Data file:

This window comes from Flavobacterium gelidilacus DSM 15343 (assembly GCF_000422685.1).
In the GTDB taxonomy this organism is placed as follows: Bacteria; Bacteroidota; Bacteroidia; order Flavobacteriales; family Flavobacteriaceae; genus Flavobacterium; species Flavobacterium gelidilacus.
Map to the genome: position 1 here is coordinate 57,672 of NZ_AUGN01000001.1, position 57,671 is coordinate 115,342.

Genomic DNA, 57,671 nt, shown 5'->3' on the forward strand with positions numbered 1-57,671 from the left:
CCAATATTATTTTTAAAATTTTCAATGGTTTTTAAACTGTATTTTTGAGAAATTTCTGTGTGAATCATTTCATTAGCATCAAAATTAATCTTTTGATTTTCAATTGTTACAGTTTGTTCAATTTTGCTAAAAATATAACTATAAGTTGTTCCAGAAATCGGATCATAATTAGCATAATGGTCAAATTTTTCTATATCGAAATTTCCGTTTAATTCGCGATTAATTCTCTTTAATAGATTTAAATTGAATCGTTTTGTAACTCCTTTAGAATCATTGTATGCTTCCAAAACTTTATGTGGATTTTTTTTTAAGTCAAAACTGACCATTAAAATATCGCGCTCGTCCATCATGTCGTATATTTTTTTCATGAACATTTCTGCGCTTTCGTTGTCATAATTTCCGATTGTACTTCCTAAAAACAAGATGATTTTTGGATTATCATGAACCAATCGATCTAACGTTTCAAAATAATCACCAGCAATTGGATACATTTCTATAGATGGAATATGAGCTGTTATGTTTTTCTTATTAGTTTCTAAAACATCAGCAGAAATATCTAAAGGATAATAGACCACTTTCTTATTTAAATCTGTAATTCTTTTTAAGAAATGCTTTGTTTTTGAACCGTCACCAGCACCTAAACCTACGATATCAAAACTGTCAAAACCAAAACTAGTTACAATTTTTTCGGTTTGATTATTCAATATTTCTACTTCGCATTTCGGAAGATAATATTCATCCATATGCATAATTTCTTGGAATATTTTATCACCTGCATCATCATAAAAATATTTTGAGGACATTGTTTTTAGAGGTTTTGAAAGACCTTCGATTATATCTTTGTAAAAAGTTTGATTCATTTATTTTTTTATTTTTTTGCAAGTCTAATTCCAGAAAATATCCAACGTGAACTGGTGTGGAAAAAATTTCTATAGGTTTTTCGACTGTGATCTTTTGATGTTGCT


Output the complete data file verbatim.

This window comes from Flavobacterium gelidilacus DSM 15343 (assembly GCF_000422685.1).
In the GTDB taxonomy this organism is placed as follows: Bacteria; Bacteroidota; Bacteroidia; order Flavobacteriales; family Flavobacteriaceae; genus Flavobacterium; species Flavobacterium gelidilacus.
Map to the genome: position 1 here is coordinate 57,672 of NZ_AUGN01000001.1, position 57,671 is coordinate 115,342.

Genomic DNA, 57,671 nt, shown 5'->3' on the forward strand with positions numbered 1-57,671 from the left:
CCAATATTATTTTTAAAATTTTCAATGGTTTTTAAACTGTATTTTTGAGAAATTTCTGTGTGAATCATTTCATTAGCATCAAAATTAATCTTTTGATTTTCAATTGTTACAGTTTGTTCAATTTTGCTAAAAATATAACTATAAGTTGTTCCAGAAATCGGATCATAATTAGCATAATGGTCAAATTTTTCTATATCGAAATTTCCGTTTAATTCGCGATTAATTCTCTTTAATAGATTTAAATTGAATCGTTTTGTAACTCCTTTAGAATCATTGTATGCTTCCAAAACTTTATGTGGATTTTTTTTTAAGTCAAAACTGACCATTAAAATATCGCGCTCGTCCATCATGTCGTATATTTTTTTCATGAACATTTCTGCGCTTTCGTTGTCATAATTTCCGATTGTACTTCCTAAAAACAAGATGATTTTTGGATTATCATGAACCAATCGATCTAACGTTTCAAAATAATCACCAGCAATTGGATACATTTCTATAGATGGAATATGAGCTGTTATGTTTTTCTTATTAGTTTCTAAAACATCAGCAGAAATATCTAAAGGATAATAGACCACTTTCTTATTTAAATCTGTAATTCTTTTTAAGAAATGCTTTGTTTTTGAACCGTCACCAGCACCTAAACCTACGATATCAAAACTGTCAAAACCAAAACTAGTTACAATTTTTTCGGTTTGATTATTCAATATTTCTACTTCGCATTTCGGAAGATAATATTCATCCATATGCATAATTTCTTGGAATATTTTATCACCTGCATCATCATAAAAATATTTTGAGGACATTGTTTTTAGAGGTTTTGAAAGACCTTCGATTATATCTTTGTAAAAAGTTTGATTCATTTATTTTTTTATTTTTTTGCAAGTCTAATTCCAGAAAATATCCAACGTGAACTGGTGTGGAAAAAATTTCTATAGGTTTTTCGACTGTGATCTTTTGATGTTGCT